Case Report Open Access
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World J Clin Cases. Dec 6, 2020; 8(23): 6095-6102
Published online Dec 6, 2020. doi: 10.12998/wjcc.v8.i23.6095
Small-cell neuroendocrine carcinoma of the rectum — a rare tumor type with poor prognosis: A case report and review of literature
Zhen-Zhou Chen, Wang Huang, Zheng-Qiang Wei
Zhen-Zhou Chen, Wang Huang, Zheng-Qiang Wei, Department of Gastrointestinal Surgery, The First Affiliated Hospital of Chongqing Medical University, Chongqing 400000, China
ORCID number: Zhen-Zhou Chen (0000-0002-4324-5388); Wang Huang (0000-0002-5634-1272); Zheng-Qiang Wei (0000-0002-6499-6033).
Author contributions: Chen ZZ performed the case report and wrote the manuscript; Huang W edited the manuscript; Wei ZQ supervised the work and edited the manuscript.
Informed consent statement: The patient provided informed written consent for study sample collection, as well as permission for their use in research.
Conflict-of-interest statement: The authors have no conflicts of interest to declare.
CARE Checklist (2016) statement: The authors have read the CARE Checklist (2016), and the manuscript was prepared and revised according to the CARE Checklist (2016).
Open-Access: This article is an open-access article that was selected by an in-house editor and fully peer-reviewed by external reviewers. It is distributed in accordance with the Creative Commons Attribution NonCommercial (CC BY-NC 4.0) license, which permits others to distribute, remix, adapt, build upon this work non-commercially, and license their derivative works on different terms, provided the original work is properly cited and the use is non-commercial. See:
Corresponding author: Zheng-Qiang Wei, MD, Doctor, Lecturer, Department of Gastrointestinal Surgery, The First Affiliated Hospital of Chongqing Medical University, No. 1 Youyi Road, Yuanjiagang, Chongqing 400000, China.
Received: July 12, 2020
Peer-review started: July 12, 2020
First decision: September 24, 2020
Revised: October 2, 2020
Accepted: October 27, 2020
Article in press: October 27, 2020
Published online: December 6, 2020


Small-cell neuroendocrine carcinoma (SNEC) of the rectum is a rare tumor associated with poor prognosis.


We report a case of a 77-year-old male who came into our hospital because of blood with his stool. An endoscopy revealed a cauliflower-like neoplasm in his rectum. Imaging examination showed that the lesion in the upper rectum was likely rectal cancer, and there was no evidence of metastasis. The patient was treated with surgery. Pathological examination confirmed SNEC of the rectum and an R0 resection was achieved. However, 1 mo after the operation, the patient developed intestinal and ureteral obstructions due to peritoneal metastases. Finally, the patient died from renal failure.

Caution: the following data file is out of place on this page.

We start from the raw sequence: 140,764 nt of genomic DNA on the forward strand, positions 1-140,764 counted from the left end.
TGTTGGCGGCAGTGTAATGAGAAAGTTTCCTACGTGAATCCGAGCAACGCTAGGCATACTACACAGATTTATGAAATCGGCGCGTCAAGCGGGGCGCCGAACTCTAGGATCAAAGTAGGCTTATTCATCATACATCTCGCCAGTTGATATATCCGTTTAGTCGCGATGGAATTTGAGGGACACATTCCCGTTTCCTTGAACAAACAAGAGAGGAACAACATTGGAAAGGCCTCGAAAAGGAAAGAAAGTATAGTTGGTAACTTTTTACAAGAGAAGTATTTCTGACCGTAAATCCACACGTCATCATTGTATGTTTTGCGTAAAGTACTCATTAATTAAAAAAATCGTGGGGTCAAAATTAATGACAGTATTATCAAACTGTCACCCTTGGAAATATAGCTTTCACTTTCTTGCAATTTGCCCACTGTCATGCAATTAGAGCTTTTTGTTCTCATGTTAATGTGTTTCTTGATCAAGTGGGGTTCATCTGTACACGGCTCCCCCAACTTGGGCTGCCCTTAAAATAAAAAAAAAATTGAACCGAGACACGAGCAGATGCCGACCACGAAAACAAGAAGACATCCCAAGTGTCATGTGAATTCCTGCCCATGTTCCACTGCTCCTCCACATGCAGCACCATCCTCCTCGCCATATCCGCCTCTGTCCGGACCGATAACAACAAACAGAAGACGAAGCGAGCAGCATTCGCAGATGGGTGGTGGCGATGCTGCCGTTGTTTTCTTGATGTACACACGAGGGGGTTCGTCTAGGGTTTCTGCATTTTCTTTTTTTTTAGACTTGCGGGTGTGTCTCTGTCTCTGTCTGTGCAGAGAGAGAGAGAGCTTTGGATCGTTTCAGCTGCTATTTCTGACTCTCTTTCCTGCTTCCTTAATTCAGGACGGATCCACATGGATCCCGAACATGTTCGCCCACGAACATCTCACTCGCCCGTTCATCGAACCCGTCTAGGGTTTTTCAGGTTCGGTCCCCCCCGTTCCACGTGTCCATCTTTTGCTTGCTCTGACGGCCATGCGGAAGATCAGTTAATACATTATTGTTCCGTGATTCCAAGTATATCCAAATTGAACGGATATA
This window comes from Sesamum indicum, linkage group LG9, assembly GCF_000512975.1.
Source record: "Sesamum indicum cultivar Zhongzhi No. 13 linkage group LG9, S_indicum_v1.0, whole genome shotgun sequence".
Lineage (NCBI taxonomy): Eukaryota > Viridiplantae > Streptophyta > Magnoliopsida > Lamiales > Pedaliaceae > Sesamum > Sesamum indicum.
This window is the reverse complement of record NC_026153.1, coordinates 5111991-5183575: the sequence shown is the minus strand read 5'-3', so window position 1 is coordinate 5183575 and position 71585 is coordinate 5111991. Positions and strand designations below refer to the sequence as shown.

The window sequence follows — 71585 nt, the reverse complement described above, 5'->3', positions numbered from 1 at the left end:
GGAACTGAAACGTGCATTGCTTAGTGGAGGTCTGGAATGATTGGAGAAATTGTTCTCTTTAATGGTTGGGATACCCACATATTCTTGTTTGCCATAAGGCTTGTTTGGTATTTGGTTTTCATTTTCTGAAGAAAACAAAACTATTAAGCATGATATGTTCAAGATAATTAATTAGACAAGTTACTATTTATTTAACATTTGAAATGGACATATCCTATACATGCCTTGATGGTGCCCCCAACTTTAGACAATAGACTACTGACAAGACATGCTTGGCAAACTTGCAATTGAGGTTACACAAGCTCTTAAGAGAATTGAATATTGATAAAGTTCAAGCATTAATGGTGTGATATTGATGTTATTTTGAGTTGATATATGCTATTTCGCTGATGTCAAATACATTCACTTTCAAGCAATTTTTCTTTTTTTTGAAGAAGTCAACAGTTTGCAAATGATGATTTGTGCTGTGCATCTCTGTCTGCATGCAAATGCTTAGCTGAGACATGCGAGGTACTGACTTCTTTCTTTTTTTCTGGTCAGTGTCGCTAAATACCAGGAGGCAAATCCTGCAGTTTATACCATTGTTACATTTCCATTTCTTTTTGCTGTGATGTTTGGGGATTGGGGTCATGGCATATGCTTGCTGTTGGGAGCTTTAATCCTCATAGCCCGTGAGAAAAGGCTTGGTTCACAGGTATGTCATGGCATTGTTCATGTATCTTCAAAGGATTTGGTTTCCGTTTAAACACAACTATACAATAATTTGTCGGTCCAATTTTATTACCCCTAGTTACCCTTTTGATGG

SNEC of the rectum is a high-grade carcinoma with an aggressive phenotype, and surgery should be cautiously considered.

Key Words: Case report, Small-cell neuroendocrine carcinoma, Rectum, Treatment, Prognosis, Rare tumor

Core Tip: Total mesorectal excision was performed according to pathological analysis, and R0 resection was achieved. However, this patient had tumor recurrence only 1 mo after surgery. Therefore, small-cell neuroendocrine carcinoma of the rectum is a high-grade carcinoma with an aggressive phenotype.


Small-cell neuroendocrine carcinomas (SNECs) are malignancies derived from the cells of the neuroendocrine system. Only 2%-2.5% of small-cell carcinomas (SCCs) arise from extra-pulmonary tissues with colorectal SCC accounting for 0.3% of all SCCs and 5.5% of extra-pulmonary SCCs[1]. Most patients with SNEC of the rectum experience symptoms such as defecation difficulties and anal discomfort, similar to those for rectal adenocarcinomas. Only a small number of patients experience carcinoid syndromes, such as hypotension, increased heart rate, and so on. The optimal treatment for rectal SNEC remains a topic of debate. Surgery is still considered the main treatment, and chemotherapy also plays a significant role for localized tumors[2]. The prognosis for extra-pulmonary SCC is poor, and tumor recurrence and metastasis often occur in the short term.

Chief complaints

A 77-year-old male was admitted to our hospital with blood with his stool for over 1 mo and a change in bowel habits for the 15 d prior.

History of present illness

The patient noted alteration of blood with his stool a month ago, a change in bowel habit with increased stool frequency (6-8 times a day), a progressive diminution in size of stools, anal discomfort and a weight of loss of 4 kg. There was no abdominal pain, bloating, nausea and vomiting.

History of past illness

The patient’s history included hypertension for over 10 years and early-stage hypertensive nephropathy and atrial fibrillation for 2 years. The noted conditions had been controlled with daily medications, including amlodipine (2.5 mg), valsartan (80 mg), metoprolol (47.5 mg) and aspirin (40 mg).

Personal and family history